Skip to content


Natabar Mohanty Vs. State of Orissa - Court Judgment

LegalCrystal Citation
SubjectSales Tax
CourtOrissa High Court
Decided On
Case NumberS.J.C. No. 71 of 1968
Judge
Reported in[1971]27STC572(Orissa)
AppellantNatabar Mohanty
RespondentState of Orissa
Appellant AdvocateB.K. Mohanty, Adv.
Respondent AdvocateS.C. Mohapatra, Standing Counsel
Excerpt:
.....on a perusal thereof we are satisfied that the agreement was for repair of the road and as an integral part of that agreement the dealer was to supply hard granite chips......agreements could be executed with different parties. for instance contractor 'x' could be asked to supply granite chips and another contractor 'y' could be asked to do the repair work by using those chips. doubtless, in such a case the supply by 'x' would constitute a sale. the confusion into which the tribunal fell is in invoking a case of separate contract in its application to the present agreement. it was the duty of the tribunal to examine the nature of the contract and see whether it was indivisible or not. the contract, as we have said, was indivisible and accordingly there was no agreement for sale of movables separately.3. on the aforesaid analysis, we would answer the question in the negative.4. the reference is accepted, but in the circumstances there will be no order as to.....
Judgment:

G.K. Misra, C.J.

1. The petitioner is a contractor under the Public Works Department. During the quarter ending 30th September, 1960, he executed certain contracts for repair of roads. In the agreement, there was a term that the contractor would supply black hard granite chips for repair of road. The assessing authorities right up to the Tribunal held that the contract was divisible and that the dealer was assessable to sales tax in respect of supply of hard granite chips. A reference was asked for under Section 24(1) of the Orissa Sales Tax Act, but the same was rejected. The dealer approached this court praying that, a reference be called for. After hearing, this court directed the Tribunal to state a case and refer the following question:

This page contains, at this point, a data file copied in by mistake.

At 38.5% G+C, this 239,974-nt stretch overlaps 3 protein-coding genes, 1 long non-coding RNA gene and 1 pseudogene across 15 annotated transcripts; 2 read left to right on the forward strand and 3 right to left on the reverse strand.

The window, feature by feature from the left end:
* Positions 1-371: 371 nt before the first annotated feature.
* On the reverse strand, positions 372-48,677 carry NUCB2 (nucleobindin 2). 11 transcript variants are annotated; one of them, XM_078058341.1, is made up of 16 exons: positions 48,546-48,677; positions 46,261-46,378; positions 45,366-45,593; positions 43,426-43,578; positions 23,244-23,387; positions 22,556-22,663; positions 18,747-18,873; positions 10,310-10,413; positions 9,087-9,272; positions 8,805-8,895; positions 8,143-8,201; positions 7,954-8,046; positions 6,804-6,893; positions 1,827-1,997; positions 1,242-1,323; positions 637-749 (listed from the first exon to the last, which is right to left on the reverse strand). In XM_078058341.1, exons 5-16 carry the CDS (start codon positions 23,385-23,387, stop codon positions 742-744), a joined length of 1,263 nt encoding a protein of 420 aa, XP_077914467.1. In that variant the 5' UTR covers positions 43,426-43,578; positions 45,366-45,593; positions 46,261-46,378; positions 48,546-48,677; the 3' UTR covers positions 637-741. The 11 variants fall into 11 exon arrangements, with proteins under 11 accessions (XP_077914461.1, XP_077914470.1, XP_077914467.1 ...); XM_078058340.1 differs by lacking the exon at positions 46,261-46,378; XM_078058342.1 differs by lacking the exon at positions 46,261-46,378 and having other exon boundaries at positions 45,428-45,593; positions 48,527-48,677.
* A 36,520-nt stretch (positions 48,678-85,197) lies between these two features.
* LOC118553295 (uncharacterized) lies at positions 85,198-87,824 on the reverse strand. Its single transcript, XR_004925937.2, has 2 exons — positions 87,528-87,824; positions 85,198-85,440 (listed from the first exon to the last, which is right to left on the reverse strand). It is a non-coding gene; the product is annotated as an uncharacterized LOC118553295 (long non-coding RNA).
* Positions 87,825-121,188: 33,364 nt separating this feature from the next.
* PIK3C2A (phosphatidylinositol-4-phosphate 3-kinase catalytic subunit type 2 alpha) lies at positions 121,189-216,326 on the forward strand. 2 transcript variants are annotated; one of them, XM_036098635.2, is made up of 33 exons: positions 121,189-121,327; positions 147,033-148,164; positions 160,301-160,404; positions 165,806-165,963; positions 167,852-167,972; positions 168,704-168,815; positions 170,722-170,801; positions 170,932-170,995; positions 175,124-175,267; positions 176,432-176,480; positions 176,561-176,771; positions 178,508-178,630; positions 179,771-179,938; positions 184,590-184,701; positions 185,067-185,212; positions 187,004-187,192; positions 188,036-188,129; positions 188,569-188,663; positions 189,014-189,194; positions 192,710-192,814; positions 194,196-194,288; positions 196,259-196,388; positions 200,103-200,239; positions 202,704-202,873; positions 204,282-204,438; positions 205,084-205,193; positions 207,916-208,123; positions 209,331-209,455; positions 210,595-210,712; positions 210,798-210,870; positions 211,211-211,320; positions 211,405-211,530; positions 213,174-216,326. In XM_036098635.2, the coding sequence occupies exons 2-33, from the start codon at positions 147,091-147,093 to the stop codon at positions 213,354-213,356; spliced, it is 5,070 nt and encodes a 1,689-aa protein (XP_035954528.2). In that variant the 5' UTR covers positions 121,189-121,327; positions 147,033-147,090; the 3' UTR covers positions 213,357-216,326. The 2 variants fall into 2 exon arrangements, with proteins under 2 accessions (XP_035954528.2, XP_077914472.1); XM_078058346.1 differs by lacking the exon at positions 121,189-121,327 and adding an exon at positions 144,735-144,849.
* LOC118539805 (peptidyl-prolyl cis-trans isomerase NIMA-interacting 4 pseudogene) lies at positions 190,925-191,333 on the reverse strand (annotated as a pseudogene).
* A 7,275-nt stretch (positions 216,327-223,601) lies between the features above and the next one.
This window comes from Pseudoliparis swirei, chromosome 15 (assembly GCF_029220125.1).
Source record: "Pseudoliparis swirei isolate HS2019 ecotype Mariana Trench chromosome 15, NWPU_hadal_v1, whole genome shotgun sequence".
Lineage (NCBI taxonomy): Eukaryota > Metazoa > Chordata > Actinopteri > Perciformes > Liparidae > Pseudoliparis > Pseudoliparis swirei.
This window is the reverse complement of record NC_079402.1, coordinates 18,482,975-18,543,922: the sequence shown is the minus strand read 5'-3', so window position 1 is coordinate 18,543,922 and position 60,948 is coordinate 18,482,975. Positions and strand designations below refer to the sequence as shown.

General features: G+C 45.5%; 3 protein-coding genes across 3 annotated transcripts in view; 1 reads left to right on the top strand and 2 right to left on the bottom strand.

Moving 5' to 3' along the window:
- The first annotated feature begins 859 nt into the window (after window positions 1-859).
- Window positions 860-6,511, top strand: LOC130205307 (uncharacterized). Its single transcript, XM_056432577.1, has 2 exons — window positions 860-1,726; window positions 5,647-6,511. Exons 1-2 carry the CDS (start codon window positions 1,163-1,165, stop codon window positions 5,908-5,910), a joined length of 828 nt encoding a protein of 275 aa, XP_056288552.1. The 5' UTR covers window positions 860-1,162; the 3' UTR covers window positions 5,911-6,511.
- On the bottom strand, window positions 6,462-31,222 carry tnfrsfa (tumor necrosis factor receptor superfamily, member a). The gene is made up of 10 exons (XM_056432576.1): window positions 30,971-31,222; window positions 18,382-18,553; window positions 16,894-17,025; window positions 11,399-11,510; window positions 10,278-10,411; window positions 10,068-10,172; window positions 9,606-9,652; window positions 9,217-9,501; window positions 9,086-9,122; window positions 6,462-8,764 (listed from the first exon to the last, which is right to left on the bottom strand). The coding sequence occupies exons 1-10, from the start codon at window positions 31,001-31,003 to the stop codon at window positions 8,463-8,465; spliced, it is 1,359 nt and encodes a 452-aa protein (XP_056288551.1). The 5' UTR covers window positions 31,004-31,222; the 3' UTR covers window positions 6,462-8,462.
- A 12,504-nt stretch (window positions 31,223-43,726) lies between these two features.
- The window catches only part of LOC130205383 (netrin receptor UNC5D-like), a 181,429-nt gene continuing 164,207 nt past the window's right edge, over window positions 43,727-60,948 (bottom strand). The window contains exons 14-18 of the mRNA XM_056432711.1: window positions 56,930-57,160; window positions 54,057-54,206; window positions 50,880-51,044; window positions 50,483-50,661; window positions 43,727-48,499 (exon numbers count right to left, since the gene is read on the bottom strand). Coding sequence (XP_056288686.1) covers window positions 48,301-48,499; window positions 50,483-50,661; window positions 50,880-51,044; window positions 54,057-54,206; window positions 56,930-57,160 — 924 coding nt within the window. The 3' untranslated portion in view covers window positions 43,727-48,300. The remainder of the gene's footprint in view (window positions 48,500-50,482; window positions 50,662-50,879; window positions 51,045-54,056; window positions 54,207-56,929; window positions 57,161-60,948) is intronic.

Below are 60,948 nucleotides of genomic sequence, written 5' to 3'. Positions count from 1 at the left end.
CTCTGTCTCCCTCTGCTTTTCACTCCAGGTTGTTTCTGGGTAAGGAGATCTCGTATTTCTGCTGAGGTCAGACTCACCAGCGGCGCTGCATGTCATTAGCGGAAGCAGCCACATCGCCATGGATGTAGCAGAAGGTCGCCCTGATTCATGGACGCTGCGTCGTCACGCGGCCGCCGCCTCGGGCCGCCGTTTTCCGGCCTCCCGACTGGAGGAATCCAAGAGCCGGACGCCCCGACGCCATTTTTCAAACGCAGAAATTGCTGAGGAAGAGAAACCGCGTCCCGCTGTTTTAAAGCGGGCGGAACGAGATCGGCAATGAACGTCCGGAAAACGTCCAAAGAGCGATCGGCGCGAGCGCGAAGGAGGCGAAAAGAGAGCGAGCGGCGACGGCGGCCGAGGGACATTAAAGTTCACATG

Whether in the facts and circumstances of the case, supply of materials constituted 'sale' within the meaning of Section 2(g) of the Orissa Sales Tax Act.

Accordingly, the Tribunal has stated a case and referred the aforesaid question.

2. The Tribunal has, in its order of reference, quoted the relevant terms of the agreement. On a perusal thereof we are satisfied that the agreement was for repair of the road and as an integral part of that agreement the dealer was to supply hard granite chips. The agreement is indivisible and there was no agreement for sale of granite chips separately. Accordingly, there was no 'sale' within the meaning of that expression in Section 2(g) of the Orissa Sales Tax Act. The Tribunal fell into a confusion in holding that similar separate agreements could be executed with different parties. For instance contractor 'X' could be asked to supply granite chips and another contractor 'Y' could be asked to do the repair work by using those chips. Doubtless, in such a case the supply by 'X' would constitute a sale. The confusion into which the Tribunal fell is in invoking a case of separate contract in its application to the present agreement. It was the duty of the Tribunal to examine the nature of the contract and see whether it was indivisible or not. The contract, as we have said, was indivisible and accordingly there was no agreement for sale of movables separately.

3. On the aforesaid analysis, we would answer the question in the negative.

4. The reference is accepted, but in the circumstances there will be no order as to costs. The reference fee be refunded.

S. Acharya, J.

I agree.


Save Judgments// Add Notes // Store Search Result sets // Organizer Client Files //